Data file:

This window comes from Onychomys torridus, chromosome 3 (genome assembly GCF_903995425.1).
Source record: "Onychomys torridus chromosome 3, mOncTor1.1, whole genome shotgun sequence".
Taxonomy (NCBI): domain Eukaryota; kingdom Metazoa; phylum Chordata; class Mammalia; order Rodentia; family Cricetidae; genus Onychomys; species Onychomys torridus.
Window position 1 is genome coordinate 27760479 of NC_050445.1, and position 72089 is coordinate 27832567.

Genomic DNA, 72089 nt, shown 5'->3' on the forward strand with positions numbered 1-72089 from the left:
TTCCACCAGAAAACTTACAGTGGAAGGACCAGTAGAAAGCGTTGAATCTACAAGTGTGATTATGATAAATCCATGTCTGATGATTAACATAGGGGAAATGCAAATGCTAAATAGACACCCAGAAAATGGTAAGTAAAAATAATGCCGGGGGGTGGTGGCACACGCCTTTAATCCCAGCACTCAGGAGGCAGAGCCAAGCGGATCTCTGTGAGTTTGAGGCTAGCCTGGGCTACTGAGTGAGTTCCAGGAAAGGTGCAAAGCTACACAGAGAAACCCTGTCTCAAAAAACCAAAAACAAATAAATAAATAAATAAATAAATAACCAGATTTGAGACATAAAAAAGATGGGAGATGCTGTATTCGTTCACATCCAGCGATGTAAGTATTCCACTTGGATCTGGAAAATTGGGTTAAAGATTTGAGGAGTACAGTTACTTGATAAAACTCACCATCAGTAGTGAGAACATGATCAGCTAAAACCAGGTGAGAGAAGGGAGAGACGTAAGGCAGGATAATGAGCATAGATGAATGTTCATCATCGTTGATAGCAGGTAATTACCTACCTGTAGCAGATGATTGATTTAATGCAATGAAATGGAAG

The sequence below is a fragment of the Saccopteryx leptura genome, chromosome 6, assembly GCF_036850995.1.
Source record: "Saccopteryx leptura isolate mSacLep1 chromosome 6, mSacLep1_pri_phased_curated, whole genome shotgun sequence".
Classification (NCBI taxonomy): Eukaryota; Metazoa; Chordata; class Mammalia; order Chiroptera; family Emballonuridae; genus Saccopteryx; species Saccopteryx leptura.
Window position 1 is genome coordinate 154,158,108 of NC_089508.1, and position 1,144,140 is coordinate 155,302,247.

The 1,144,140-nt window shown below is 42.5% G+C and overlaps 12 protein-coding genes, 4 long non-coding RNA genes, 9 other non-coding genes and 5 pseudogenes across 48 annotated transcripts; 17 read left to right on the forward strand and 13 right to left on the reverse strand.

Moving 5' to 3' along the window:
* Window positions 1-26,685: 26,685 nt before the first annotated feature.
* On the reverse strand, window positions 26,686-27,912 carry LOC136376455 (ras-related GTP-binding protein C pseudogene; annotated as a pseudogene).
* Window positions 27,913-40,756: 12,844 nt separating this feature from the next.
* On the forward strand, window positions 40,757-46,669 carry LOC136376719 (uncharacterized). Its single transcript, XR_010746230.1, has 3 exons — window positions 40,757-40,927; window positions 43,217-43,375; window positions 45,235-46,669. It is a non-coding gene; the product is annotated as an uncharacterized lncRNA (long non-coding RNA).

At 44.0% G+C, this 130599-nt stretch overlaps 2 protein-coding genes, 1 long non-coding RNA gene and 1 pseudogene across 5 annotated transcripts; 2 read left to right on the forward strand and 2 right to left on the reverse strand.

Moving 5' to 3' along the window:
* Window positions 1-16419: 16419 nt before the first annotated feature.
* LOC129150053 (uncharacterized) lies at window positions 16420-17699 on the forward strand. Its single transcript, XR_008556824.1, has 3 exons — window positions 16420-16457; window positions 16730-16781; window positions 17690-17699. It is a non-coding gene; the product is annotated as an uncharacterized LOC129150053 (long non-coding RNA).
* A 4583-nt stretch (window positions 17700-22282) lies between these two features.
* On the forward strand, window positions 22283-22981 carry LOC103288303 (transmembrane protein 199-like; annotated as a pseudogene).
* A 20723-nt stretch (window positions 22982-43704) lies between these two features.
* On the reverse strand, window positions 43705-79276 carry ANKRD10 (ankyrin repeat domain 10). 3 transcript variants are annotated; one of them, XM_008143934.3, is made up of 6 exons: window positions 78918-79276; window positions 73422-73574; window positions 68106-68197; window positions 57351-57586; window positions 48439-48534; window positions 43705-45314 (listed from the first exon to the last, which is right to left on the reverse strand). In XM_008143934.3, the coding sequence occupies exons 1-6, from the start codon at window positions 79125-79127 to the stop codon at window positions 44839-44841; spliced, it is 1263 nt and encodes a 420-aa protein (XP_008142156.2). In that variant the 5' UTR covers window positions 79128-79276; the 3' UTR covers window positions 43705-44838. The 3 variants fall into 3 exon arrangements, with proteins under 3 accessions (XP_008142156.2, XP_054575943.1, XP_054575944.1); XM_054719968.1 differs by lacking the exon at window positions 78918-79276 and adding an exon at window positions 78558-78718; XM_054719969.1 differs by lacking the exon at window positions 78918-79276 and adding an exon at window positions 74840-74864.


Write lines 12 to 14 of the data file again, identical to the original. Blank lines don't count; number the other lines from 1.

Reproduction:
Moving 5' to 3' along the window:
* Window positions 1-26,685: 26,685 nt before the first annotated feature.
* On the reverse strand, window positions 26,686-27,912 carry LOC136376455 (ras-related GTP-binding protein C pseudogene; annotated as a pseudogene).